Migrant caravan members who reached a US border crossing near San Diego were met with an icy reception in Tijuana this weekend, and the group is waking up Monday with the realization they could be stuck on that unwelcoming side of the fence for months if they try to enter America the legal way.
There are more than 2,000 Central American migrants in Tijuana and Mexican officials warn the number could swell to over 10,000 as more of the caravan arrives.
Some echoed President Donald Trump's rhetoric, calling the Central Americans criminals and the caravan an "invasion".
The active-duty troops are now serving in Texas, Arizona and California as part of a mission to provide engineering, logistical and transportation support to CBP. The civil defense department of Jalisco state, where migrants pass on their way to Tijuana, said it would no longer provide shelters for migrants, citing problems with fights among migrants at a shelter last week.
Some from the caravan have diverted to other border cities, such as Mexicali, a few hours to the east of Tijuana.
About 3,000 migrants from the various Central American caravans are already in Tijuana and thousands more are expected throughout the week.
The intelligence gathering techniques are combined with reports from DHS personnel working in Mexico with the government there in an effort to keep tabs on the caravan's size, movements and any potential security threats. She added that caravan migrants had assaulted "border police in multiple countries", even using "incendiary devices", though she provided no evidence.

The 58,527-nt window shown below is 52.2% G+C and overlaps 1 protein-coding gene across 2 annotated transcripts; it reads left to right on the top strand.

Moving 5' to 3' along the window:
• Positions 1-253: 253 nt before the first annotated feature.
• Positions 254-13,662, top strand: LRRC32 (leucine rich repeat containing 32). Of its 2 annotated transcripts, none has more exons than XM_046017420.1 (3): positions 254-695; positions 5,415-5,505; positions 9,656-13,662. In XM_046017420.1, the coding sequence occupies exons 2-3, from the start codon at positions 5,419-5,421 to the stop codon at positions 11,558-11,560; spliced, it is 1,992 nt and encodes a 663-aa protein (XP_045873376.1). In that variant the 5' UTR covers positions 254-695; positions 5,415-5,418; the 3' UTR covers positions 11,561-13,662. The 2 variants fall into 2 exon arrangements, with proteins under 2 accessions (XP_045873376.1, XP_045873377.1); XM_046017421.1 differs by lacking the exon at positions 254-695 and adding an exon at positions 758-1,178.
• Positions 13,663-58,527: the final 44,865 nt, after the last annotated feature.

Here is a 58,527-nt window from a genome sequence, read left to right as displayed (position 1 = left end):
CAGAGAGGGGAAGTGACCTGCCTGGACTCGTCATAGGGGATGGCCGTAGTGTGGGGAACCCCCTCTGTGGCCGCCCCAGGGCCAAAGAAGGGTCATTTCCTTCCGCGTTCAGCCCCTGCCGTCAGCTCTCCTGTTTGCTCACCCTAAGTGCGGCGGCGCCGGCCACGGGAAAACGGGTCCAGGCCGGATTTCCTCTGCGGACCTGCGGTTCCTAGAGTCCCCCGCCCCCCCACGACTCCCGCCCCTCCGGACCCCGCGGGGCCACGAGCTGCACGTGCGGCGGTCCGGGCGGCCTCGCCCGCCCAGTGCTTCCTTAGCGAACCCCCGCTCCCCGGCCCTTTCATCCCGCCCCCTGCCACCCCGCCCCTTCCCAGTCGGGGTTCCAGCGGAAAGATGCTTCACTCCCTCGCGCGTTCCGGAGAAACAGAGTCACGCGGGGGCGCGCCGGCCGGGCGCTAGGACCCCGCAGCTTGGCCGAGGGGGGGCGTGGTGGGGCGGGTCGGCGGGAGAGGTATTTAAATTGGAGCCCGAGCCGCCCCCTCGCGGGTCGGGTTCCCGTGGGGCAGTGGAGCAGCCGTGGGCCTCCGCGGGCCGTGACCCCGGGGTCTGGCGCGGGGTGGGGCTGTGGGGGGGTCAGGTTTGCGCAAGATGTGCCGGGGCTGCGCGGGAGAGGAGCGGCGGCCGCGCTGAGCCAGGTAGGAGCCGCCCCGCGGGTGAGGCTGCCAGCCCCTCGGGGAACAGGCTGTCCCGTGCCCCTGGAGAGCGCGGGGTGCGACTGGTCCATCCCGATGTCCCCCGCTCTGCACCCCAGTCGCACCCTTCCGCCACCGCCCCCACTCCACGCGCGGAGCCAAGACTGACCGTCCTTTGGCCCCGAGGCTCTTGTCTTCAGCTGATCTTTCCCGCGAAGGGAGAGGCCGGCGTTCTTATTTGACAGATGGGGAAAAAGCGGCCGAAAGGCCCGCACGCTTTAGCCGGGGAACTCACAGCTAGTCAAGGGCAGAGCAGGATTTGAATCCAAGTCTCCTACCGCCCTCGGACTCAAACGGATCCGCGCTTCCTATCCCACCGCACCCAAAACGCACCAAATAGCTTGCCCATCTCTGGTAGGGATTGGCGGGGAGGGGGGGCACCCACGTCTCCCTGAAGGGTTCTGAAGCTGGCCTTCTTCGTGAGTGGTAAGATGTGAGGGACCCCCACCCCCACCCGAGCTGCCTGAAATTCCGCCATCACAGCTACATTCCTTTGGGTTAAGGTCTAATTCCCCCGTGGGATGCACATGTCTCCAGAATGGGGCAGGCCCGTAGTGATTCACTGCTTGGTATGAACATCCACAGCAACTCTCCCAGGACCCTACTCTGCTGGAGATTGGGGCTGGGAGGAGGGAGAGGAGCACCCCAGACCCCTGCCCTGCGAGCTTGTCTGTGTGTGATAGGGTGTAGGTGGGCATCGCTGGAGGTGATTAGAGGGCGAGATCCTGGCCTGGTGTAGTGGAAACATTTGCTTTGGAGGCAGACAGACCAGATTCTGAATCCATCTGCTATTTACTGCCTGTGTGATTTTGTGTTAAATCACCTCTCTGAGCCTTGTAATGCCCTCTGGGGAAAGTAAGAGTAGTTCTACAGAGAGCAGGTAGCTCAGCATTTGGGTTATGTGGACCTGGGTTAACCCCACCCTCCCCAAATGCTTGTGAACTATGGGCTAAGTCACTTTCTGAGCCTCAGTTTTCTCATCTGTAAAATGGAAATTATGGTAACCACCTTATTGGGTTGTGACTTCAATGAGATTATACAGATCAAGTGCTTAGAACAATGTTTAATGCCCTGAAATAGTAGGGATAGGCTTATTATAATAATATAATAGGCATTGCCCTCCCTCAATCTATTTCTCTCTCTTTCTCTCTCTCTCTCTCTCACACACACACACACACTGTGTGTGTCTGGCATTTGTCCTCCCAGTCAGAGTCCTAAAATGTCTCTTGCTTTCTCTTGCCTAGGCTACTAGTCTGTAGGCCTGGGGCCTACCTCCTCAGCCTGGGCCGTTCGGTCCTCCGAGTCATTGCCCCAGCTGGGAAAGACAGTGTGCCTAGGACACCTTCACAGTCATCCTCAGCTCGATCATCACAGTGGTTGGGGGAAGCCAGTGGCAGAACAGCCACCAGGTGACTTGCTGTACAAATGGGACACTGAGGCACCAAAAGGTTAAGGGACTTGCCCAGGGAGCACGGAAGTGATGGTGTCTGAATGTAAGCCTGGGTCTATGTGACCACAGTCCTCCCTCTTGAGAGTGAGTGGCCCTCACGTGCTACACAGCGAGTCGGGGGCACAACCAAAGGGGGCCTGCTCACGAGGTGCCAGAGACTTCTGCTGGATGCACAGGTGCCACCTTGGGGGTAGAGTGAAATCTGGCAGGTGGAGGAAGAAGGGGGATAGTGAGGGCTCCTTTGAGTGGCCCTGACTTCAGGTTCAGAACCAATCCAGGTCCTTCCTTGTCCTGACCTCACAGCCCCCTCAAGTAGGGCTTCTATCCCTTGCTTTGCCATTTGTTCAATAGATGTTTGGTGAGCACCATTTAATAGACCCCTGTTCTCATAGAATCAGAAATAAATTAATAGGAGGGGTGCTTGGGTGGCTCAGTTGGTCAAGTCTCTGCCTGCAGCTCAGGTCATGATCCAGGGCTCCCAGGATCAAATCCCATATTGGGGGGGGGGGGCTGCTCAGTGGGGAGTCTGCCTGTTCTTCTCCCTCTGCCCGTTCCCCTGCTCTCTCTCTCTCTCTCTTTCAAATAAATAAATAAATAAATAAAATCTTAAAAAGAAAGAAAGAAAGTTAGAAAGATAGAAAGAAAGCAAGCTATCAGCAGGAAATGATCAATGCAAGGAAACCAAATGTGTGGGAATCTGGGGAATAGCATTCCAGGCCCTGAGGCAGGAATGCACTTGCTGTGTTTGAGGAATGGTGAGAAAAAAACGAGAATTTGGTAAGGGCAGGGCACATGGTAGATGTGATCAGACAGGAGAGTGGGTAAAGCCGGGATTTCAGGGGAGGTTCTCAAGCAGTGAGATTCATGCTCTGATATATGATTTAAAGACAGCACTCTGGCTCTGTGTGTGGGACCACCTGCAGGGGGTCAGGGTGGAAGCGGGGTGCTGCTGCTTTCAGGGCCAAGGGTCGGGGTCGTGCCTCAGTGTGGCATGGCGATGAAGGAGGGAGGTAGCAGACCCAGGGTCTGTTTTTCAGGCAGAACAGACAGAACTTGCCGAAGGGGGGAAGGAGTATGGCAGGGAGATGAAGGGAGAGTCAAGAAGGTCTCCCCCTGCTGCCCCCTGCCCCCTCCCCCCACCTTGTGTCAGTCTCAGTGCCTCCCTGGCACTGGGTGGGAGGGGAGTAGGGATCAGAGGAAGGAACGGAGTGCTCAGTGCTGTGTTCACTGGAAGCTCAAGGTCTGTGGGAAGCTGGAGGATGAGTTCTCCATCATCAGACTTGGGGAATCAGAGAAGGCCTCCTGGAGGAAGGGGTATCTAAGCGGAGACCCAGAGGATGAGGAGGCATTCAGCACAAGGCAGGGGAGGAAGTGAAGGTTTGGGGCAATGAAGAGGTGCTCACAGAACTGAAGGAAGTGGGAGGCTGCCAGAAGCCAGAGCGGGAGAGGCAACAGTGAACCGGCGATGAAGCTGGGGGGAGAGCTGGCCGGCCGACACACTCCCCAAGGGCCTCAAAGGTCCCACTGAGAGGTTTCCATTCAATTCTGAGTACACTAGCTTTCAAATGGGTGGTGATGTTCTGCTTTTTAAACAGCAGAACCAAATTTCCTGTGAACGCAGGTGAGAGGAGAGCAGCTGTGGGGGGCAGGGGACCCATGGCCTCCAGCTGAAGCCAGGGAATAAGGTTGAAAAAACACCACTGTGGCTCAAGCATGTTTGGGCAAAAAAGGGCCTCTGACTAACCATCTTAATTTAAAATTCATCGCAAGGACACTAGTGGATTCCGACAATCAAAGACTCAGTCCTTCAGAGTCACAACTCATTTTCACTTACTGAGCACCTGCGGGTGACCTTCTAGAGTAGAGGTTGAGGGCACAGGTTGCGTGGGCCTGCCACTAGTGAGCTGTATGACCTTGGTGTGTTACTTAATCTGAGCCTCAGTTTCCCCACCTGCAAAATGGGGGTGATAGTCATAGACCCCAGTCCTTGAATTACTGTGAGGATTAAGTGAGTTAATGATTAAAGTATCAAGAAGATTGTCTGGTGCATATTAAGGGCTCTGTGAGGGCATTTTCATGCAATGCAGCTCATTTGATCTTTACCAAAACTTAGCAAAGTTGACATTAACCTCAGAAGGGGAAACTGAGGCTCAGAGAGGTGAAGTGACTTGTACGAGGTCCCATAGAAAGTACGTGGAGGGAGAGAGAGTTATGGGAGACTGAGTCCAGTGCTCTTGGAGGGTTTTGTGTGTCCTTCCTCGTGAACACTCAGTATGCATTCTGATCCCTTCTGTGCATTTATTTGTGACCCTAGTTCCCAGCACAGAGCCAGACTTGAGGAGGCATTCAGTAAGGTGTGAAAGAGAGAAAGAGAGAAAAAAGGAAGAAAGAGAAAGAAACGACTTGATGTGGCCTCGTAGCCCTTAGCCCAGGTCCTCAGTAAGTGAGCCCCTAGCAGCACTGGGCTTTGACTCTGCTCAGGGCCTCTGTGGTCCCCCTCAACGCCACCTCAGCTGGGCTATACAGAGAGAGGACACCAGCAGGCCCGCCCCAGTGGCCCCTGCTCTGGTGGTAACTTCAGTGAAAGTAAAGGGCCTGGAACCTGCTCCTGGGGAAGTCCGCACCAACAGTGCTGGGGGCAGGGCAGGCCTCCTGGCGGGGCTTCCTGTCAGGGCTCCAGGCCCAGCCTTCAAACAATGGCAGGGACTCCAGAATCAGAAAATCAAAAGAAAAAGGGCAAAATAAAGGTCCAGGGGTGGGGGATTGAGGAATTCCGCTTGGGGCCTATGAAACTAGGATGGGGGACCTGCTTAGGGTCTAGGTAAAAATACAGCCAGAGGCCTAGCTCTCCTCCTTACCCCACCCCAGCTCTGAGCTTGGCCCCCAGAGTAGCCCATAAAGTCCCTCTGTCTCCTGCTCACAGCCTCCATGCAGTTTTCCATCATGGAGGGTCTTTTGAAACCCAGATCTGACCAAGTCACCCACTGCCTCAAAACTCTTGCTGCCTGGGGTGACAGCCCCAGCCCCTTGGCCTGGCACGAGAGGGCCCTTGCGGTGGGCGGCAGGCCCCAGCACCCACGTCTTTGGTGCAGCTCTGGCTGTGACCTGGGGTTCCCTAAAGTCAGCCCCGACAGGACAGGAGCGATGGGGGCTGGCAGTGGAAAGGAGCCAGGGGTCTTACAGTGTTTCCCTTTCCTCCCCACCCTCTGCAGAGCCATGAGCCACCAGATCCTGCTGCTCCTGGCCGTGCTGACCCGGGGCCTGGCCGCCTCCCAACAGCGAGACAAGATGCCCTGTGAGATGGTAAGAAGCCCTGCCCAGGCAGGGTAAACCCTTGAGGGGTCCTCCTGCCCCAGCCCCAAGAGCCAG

All northbound lanes at the San Ysidro Port of Entry were closed early on November 19, blocking traffic into the United States from Mexico, but some lanes reopened around 7:30 a.m.
Meanwhile, 22 percent of Americans said they did not believe there were terrorists traveling with the caravan, while 28 percent said that such a claim "is less likely to be true", the study, which saw 802 adults in the USA surveyed over the telephone between November 9 and November 12, found.
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Rivera said 1,800 Hondurans have returned to their country since the caravan first set out on October 13, and that he hopes more will make that decision.
His ruling came in a suit brought by the American Civil Liberties Union and other advocacy groups.
Around 110,000 people enter the USA daily through the crossing. He fears the USA won't grant him asylum, and that he'll get deported if he tries to cross into the country without authorization.
Tijuana Mayor Juan Manuel Gastelum has made a point of saying the city is not happy with the migrants who began arriving last week, and he compared the Central American group unfavorably with about 3,000 Haitians who ended up staying after their bid to reach the US failed previous year.
On Monday afternoon, Homeland Security Secretary Kirstjen Nielsen tweeted out photos of CPB officers in riot gear as well as the barbed wire and barriers citing the reports about plans to "rush" the border.
And many claim the migrants' arrival is nothing short of an "invasion", noting the way they say the caravan forced its way into Mexico.
At least that's what the mayor's Trump-like gorra de beisbol says.
The protests were not all against the migrant caravan.